Yes, there is another sale at the SAQ this weekend. It's pretty simple: you get a gift card worth 15% of your purchase when you spent $100 or more. I went to the one near Place Versailles and there was trouble at the register, so they gave me the discount right away instead of a card. Score! Either way, it's a good deal. I'm ready for the Holidays!
Oatmeal from home, eaten at work Tea from the bistro - free
The bistro lunch was smoked meat, one of the only things I can't eat. So Jessica and I went to Tokyo for some Japanese grub.
Miso soup Tempura shrimp and veggies Maki and sashimi lunch The smallest carrot stick in the History of Ever
Lunch at Tokyo was $34 including tip
On our way back home, Jessica told me that at first, she tought this snow flag was street art. Can you tell she grew up under the Miami sun? Beach nerd!
In the afternoon, the bistro had my favorite snack
Popcorn and gummy bears from the bistro - free
Back home, I was in the mood for a cocktail and was inspired to create one in honour of Hochelaga-Maisonneuve, the neighbourhood I live in. This place has humble oginins and it's the land of "do what you can with what you have". I had clementines, so it was the base of my inspiration.
I called it the HoMartini!
3 parts Absolut Mandrin
2 parts clementine juice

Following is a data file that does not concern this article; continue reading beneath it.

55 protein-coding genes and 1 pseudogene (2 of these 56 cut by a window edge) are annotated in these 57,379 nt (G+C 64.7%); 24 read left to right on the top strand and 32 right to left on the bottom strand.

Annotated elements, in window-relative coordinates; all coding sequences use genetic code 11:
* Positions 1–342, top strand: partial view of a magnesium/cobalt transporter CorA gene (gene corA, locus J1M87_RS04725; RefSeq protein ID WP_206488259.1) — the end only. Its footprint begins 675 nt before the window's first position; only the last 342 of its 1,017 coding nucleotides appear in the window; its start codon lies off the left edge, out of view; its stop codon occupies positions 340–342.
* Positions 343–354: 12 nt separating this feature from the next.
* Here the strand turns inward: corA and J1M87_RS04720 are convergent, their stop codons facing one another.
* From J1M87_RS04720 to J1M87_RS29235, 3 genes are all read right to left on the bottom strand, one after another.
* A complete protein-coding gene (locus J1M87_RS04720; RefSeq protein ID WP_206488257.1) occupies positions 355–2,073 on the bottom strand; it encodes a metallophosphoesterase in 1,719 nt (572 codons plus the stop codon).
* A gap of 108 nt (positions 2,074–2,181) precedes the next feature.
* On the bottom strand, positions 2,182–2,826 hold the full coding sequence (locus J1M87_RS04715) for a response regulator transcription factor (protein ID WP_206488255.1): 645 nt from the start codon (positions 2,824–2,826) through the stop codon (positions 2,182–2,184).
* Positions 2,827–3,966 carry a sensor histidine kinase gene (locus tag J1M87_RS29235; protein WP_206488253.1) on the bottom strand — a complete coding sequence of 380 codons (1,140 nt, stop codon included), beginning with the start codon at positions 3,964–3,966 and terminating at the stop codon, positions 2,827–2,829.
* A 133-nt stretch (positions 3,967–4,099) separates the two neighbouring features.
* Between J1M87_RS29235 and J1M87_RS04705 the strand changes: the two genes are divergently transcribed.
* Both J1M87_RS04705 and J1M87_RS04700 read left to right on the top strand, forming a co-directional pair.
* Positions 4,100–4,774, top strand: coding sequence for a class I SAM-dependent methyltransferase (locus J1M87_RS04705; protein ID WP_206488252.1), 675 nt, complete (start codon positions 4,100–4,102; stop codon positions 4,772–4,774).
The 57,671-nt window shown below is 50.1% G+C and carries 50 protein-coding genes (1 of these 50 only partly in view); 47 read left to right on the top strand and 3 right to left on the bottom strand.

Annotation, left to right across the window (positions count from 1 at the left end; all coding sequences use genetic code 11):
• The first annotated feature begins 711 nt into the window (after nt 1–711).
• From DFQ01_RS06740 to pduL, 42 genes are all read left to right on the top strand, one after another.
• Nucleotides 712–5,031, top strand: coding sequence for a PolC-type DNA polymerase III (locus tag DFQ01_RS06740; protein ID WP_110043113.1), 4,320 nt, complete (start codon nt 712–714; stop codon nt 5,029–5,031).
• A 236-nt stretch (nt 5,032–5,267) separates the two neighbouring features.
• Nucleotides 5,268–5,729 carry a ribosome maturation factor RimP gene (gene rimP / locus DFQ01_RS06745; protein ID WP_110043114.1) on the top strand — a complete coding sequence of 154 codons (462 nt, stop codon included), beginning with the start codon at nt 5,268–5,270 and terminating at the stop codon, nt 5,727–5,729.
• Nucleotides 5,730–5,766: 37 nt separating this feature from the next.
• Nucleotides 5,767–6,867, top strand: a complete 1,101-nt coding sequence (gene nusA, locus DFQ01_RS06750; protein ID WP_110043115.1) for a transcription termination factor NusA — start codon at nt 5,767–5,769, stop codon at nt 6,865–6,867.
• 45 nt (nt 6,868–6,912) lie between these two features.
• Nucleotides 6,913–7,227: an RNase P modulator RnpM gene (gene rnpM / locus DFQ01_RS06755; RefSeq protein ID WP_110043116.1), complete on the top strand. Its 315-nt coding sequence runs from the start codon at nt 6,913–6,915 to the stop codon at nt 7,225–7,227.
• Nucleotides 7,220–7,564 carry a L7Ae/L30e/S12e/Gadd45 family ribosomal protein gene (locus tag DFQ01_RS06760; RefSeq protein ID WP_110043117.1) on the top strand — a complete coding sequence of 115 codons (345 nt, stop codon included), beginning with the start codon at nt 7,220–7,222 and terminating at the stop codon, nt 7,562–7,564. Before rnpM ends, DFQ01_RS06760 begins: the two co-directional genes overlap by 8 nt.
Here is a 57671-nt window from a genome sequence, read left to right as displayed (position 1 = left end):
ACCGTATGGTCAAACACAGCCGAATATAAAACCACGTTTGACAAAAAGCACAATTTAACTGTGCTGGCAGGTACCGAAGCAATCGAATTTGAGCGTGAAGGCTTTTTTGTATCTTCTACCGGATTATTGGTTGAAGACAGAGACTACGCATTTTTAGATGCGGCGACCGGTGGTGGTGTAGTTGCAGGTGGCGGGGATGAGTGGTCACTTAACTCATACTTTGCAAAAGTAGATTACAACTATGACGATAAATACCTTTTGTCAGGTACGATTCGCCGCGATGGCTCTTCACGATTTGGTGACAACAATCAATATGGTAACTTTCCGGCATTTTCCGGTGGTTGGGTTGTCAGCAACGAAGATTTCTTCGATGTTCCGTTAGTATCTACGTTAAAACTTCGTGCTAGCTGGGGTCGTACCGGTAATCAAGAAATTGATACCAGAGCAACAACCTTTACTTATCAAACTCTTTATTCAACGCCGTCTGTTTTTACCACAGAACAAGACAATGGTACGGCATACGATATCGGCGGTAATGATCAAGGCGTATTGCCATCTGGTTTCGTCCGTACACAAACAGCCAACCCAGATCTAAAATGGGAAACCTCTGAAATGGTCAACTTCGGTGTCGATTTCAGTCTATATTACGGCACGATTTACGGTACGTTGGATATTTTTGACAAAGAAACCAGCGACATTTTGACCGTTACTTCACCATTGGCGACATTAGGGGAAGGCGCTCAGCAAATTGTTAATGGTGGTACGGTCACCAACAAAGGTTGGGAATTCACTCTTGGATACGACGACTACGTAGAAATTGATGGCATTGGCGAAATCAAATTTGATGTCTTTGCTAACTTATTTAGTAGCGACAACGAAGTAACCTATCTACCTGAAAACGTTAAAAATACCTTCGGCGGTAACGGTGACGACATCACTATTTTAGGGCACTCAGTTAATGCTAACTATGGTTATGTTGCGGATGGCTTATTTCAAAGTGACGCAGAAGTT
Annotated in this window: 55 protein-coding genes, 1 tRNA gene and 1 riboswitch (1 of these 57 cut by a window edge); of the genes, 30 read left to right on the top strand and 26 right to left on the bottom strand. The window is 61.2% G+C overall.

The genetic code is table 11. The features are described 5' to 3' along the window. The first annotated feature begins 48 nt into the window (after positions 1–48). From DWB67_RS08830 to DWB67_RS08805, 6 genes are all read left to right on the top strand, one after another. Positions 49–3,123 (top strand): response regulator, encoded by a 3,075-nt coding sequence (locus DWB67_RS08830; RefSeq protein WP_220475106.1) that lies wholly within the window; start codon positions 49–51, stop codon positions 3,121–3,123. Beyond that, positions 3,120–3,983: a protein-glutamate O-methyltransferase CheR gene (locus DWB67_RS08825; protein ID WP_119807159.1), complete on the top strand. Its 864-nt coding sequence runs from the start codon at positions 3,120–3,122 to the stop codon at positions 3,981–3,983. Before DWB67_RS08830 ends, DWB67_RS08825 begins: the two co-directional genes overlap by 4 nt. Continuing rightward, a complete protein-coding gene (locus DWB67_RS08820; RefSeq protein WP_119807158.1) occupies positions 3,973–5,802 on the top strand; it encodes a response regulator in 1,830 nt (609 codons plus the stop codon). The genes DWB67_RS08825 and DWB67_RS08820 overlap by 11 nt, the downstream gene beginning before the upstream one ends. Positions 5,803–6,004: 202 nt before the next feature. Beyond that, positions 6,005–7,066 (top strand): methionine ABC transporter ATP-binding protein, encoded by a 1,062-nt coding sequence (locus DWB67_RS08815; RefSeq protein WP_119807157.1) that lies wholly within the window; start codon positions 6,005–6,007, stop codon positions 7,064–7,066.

1 part simple syrup
Cherry to garnish
The clementine juice was freshly squeezed.
Shake on ice
Pour in a martini glass
Garnish with a cherry
Dinner was lemon chicken, Brussel sprouts and carrots
I marinated the chicken all day in lemon oil, Herbes de Provence, pepper, balsamic vinegar and garlic.
I also had a nice cold beer from what Martin left behind last week. Thanks Martin!
London Pride beer - free
And here is the perfect pour.
From August 24th, 2009 to August 24th 2010, I photographed everything I ate and made notes of the cost.
This included all the food and drink costs for the year.
And yes, I counted booze.
Grand total: $10 295.92
What is this blog about?
This is not a food blog.
Well, it kind of is. But mainly, it’s about the amount of money I use to feed myself, day after day. Why? Because I just don’t know. I (almost) never check prices when I buy food. I love to cook and I can easily feed six guests for less than 30 bucks (wine is extra, people), but I also spend ungodly amounts of money on grocery, then throw away a fifth of it. It has never been so easy to buy good food, but it often comes at a price. And it is even easier to buy cheap, unhealthy junk food that has an undeniable cost on our health. Where does my food budget go? How do the choices I make impact my budget, my health and the health of the planet?